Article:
Follow PC World Australia on Twitter: @PCWorldAu
Stay up to date with the latest news, reviews and features. Sign up to PC World’s newsletters
Join the PC World newsletter!
Microsoft L5V-00027 Sculpt Ergonomic Keyboard Desktop
Linksys AC5400 MU-MIMO Gigabit router
Samsung portable 1TB T3 drive
UE Boom 2 Bluetooth speaker
Epson WorkForce ET-4550
Smart LED Bulb LB130
Epson EcoTank Expression ET-2500
Everki ContemPRO Roll Top Laptop Backpack
Belkin MIXIT Metallic Lightning to USB Cable
Huawei Mate 9
Lexar® Portable SSD
Google Daydream VR headset
Logitech G403 Prodigy mouse
Lexar® JumpDrive® S45 USB 3.0 flash drive
3SIXT Ultra HD Sports Action Camera
Epson WorkForce DS-360W
Acer Swift 7
Lexar® Professional 1800x microSDHC™/microSDXC™ UHS-II cards
Blade 28 backpack by Arc’teryx
Dell XPS 13 laptop
HP Pavilion x360 13”
Garmin Fenix Chronos smartwatch
Lexar® JumpDrive® C20c USB Type-C flash drive
HD Pan/Tilt Wi-Fi Camera with Night Vision NC450
Surface Pro 4
Dell Inspiron 5000 series 2-in-1
Audio-Technica ATH-ANC70 Noise Cancelling Headphones
Most Popular Reviews
- 1 Oppo R9s Plus phone: Full, in-depth review
- 2 Samsung 2017 QLED Q7 TV: Full, in-depth review
- 3 HTC U Ultra phone full, in-depth review
- 4 Gigabyte Aorus GA-AX370-Gaming 5 AMD Ryzen AM4 motherboard review
- 5 Venom Blackbook Zero 14 laptop review
Latest News Articles
- AMD busts Ryzen performance myths, clearing Windows 10 from blame
- Nvidia supercharges GeForce DirectX 12 performance with new Game Ready driver
- Ryzen works with XMP memory profiles
- Beyond smartphones, Samsung wants its Exynos 9 chip in VR headsets
- Nvidia slashes GeForce GTX 1080 prices, reveals new overclocked memory options
PCW Evaluation Team
A smarter way to print for busy small business owners, combining speedy printing with scanning and copying, making it easier to produce high quality documents and images at a touch of a button.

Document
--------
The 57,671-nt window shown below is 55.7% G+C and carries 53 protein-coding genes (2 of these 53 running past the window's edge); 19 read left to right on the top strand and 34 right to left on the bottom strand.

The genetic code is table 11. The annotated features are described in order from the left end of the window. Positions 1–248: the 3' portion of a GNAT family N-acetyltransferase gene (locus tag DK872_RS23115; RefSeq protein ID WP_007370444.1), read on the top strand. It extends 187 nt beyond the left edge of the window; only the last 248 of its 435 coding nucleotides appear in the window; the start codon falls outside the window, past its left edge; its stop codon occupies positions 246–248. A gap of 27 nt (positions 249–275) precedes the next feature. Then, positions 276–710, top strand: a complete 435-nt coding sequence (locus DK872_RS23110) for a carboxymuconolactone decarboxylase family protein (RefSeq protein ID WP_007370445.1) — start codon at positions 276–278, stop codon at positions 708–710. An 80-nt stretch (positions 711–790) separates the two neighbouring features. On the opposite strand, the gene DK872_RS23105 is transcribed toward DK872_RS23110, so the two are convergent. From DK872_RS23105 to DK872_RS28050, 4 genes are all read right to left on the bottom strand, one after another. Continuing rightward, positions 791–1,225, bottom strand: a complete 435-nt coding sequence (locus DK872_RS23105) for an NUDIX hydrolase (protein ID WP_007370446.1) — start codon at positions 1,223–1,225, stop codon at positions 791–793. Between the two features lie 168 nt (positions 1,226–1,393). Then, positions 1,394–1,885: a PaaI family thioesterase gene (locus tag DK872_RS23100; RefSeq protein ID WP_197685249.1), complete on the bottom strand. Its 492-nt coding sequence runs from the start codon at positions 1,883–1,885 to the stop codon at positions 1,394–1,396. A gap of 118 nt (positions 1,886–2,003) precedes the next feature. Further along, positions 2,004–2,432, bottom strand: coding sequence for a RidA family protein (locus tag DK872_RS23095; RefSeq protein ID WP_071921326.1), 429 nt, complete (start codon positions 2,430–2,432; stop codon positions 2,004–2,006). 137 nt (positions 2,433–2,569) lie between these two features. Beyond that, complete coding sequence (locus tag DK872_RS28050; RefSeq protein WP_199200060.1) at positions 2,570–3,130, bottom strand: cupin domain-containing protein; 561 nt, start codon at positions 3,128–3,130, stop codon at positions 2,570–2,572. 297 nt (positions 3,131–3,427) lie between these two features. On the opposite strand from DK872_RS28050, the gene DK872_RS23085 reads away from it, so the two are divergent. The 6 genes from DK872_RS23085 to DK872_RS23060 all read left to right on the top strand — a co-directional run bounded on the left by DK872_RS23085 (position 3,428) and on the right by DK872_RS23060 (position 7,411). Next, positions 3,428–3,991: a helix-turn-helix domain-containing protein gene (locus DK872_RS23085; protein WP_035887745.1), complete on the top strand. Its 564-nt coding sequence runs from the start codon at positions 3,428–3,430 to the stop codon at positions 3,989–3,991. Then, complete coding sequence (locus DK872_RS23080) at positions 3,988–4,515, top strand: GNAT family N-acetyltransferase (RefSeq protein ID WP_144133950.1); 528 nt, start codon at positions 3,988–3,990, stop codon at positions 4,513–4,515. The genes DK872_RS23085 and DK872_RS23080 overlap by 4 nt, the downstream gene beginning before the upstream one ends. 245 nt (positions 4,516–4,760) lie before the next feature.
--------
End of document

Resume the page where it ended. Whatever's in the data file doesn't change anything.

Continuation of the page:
I've had a multifunction printer in the office going on 10 years now. It was a neat bit of kit back in the day -- print, copy, scan, fax -- when printing over WiFi felt a bit like magic. It’s seen better days though and an upgrade’s well overdue. This HP OfficeJet Pro 8730 looks like it ticks all the same boxes: print, copy, scan, and fax. (Really? Does anyone fax anything any more? I guess it's good to know the facility’s there, just in case.) Printing over WiFi is more-or- less standard these days.
As a freelance writer who is always on the go, I like my technology to be both efficient and effective so I can do my job well. The HP OfficeJet Pro 8730 Inkjet Printer ticks all the boxes in terms of form factor, performance and user interface.
I’d happily recommend this touchscreen laptop and Windows 10 as a great way to get serious work done at a desk or on the road.
Ultimately, I think the Windows 10 environment is excellent for me as it caters for so many different uses. The inclusion of the Xbox app is also great for when you need some downtime too!
For me, the Xbox Play Anywhere is a great new feature as it allows you to play your current Xbox games with higher resolutions and better graphics without forking out extra cash for another copy. Although available titles are still scarce, but I’m sure it will grow in time.
- LG G6: unboxing, hands on review and detail shots
- Samsung Galaxy A5 2017: unboxing, hands on review and detail shots
- And the 2017 winner of the Formula 1 Best Pit Lane Boom Gantry is...
- What's the difference between an Intel Core i3, i5 and i7?
- Laser vs. inkjet printers: which is better?
- FTSocial Media ExecutiveNSW
- CCApplication Support Specialist- Bathurst or Port MacquarieNSW
- FTCisco Network Engineer (FIFO)WA
- FTInfrastructure ArchitectNSW
- FTFunctional Consultant - CommercialsQLD
- FTJunior-Mid Level Implementation CoordinatorQLD
- TPSenior Business AnalystQLD
- FTSenior Java EngineerACT
- FTSeeking all Java Developers!SA
- FT.Net Developer - Mid-levelNSW
- FTData Analyst LeadSA
- FTICT Business Development Manager - Technical Products/SolutionsQLD
- CCAutomation Developer - LinuxNSW
- CCFinancial/Logistics Administration OfficerACT
- FTDatabase Modelling SpecialistSA
- FTDatabase Modelling SpecialistNSW
- FTProject Co-OrdinaterNSW
- FTSenior BANSW
- CCProcess Assurance LeadNSW
- CCJava/ Guidewire DeveloperQLD
- TPSenior Communications EngineerWA
- FTLinux Systems AdministratorNZ
- FTDrupal Developer - SeniorQLD
- CCBusiness Analyst - Customer Communications/DocumentationNSW
- FTDatabase DeveloperACT